Fascinating animation, song, and story. Do check it out.
Jordan Pearson reports at Motherboard:
Thanks to President Donald Trump’s abhorrent stances on immigration and science, a new AI research hub in Canada stands to gain the brainpower that the US is now repelling.
It’s not an exaggeration to say that artificial intelligence as we know it was largely developed in Canada. For years, a core group of computer scientists like Geoffrey Hinton, Yann LeCun, and Yoshua Bengio worked in relative obscurity at Canadian universities, until US-based giants like Facebook and Google took notice and hired them.
Now, Canada is committing $150 million to fund an AI research hub that will bring that ingenuity back home. The Toronto-based Vector Institute will serve as a research and commercialization hub for artificial intelligence tech, and has already convinced Hinton to move back to the city. But tech is global, unconstrained by nationality, and so Vector will also look for talent in the places targeted by US travel restrictions.
“I’ve spoken to a few people while gauging interest in who we want to hire, asking why they’re interested, and one of the things they’ve mentioned is the political climate in the US,” said Richard Zemel, a computer scientist at the University of Toronto and Vector’s director of research, in an interview. “That’s to our benefit right now. It could change, but the long-term thing is they’ll have the flexibility to both work on research and with companies.”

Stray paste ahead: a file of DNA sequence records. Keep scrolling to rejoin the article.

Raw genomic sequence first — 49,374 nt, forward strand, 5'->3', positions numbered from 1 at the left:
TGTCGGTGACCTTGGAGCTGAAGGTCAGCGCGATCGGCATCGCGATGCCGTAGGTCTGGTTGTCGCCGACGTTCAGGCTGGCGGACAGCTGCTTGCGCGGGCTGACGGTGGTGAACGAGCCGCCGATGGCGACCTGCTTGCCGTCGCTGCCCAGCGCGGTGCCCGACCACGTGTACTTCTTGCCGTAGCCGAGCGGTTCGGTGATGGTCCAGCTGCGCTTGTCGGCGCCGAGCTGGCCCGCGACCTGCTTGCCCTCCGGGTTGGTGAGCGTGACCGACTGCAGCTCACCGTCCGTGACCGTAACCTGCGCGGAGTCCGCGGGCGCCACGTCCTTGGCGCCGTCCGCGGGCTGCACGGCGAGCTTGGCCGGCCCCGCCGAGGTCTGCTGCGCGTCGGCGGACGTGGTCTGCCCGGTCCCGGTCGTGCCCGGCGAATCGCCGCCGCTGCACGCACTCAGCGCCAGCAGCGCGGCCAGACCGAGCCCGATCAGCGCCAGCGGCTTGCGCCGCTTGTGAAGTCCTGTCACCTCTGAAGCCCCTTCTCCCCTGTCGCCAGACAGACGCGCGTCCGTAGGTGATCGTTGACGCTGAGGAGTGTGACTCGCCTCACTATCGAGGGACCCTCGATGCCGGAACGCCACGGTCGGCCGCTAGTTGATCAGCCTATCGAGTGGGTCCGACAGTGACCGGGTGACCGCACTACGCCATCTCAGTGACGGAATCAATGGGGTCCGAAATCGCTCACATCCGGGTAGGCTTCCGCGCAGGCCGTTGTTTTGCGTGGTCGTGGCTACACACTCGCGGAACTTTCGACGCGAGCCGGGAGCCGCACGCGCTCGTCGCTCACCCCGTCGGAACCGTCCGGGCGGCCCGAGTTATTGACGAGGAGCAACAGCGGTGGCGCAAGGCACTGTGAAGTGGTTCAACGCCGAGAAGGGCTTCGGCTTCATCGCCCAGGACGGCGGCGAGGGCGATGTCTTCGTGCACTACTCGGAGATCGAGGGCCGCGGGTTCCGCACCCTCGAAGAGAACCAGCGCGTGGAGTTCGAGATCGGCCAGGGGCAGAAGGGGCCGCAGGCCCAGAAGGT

In an interview with the Toronto Star, Hinton also suggested that Trump’s intolerance will help Vector attract top global talent. Two members of his team are Iranian. . .
So Trump is driving away talent that could help the U.S. develop AI, which is the next big thing, so far as I can see. And by pulling out of the TPP, it does create a business-relationships vacuum that China will happily fill. And killing off all the clean energy initiatives in effect withdraws the US from the Paris agreement and from the nations that are fighting climate change (and China is a player here as well). Trump is single-handedly removing the US from its former position as a global leader.
This is very weird, and it seems highly inappropriate for Apple to be blocking certain types of news, particularly news that is routinely reported by the press. Kevin Drum writes at Mother Jones: